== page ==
In the present age of temp work, telecommuting, and outsourcing, millions of workers in the United States find themselves excluded from the category of "employee"-a crucial distinction that would otherwise permit unionization and collective bargaining.
Tracing the history of the term since its entry into the public lexicon in the nineteenth century, Jean-Christian Vinel demonstrates that the legal definition of "employee" has always been politically contested and deeply affected by competing claims on the part of business and labor.
Unique in the Western world, American labor law is premised on the notion that "no man can serve two masters"-workers owe loyalty to their employer, which in many cases is incompatible with union membership. The Employee: A Political History historicizes this American exception to international standards of rights and liberties at work, revealing a little known part of the business struggle against the New Deal.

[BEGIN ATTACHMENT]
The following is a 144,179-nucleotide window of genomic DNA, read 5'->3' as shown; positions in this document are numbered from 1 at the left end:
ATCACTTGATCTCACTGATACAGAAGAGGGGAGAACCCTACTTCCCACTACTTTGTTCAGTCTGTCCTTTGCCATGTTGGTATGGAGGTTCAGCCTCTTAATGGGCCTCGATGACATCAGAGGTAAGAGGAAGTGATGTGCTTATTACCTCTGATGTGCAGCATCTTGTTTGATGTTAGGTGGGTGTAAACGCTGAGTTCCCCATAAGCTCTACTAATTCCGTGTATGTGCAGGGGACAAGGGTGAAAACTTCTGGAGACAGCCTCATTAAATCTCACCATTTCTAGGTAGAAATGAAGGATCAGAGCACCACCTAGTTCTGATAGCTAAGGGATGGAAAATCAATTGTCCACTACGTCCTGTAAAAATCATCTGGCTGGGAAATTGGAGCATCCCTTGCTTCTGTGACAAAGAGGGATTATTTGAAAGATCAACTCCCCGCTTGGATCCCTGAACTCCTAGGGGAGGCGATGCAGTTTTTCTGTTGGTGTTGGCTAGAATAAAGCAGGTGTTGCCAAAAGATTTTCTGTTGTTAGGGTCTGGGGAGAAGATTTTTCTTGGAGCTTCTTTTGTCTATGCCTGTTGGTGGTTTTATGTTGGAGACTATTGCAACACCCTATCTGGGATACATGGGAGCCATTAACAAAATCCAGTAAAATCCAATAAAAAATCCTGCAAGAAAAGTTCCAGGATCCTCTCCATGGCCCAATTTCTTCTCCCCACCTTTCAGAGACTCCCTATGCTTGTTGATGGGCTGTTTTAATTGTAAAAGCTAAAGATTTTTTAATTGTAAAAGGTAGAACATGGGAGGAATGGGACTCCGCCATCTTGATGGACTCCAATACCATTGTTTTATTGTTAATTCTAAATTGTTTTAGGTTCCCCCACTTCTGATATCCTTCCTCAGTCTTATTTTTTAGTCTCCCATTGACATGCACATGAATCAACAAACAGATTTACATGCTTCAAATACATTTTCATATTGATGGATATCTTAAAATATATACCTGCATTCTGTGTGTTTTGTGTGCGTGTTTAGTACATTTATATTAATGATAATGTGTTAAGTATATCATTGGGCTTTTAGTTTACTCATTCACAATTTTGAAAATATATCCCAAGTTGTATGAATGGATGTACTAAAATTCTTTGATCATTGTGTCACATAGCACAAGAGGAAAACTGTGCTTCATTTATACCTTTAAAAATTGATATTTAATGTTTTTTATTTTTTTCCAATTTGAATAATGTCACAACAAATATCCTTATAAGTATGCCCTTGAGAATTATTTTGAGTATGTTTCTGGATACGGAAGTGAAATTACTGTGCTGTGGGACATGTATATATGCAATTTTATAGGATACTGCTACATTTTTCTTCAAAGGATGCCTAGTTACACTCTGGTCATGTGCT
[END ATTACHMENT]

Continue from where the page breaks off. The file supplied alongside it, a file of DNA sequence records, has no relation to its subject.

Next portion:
Early on, progressives and liberals developed a labor regime that, intending to restore amicable relations between employer and employee, sought to include as many workers as possible in the latter category.
But in the 1940s this language of social harmony met with increasing resistance from businessmen, who pressed their interests in Congress and the federal courts, pushing for an ever-narrower definition of "employee" that excluded groups such as foremen, supervisors, and knowledge workers.
A cultural and political history of American business and law, The Employee sheds historical light on contemporary struggles for economic democracy and political power in the workplace.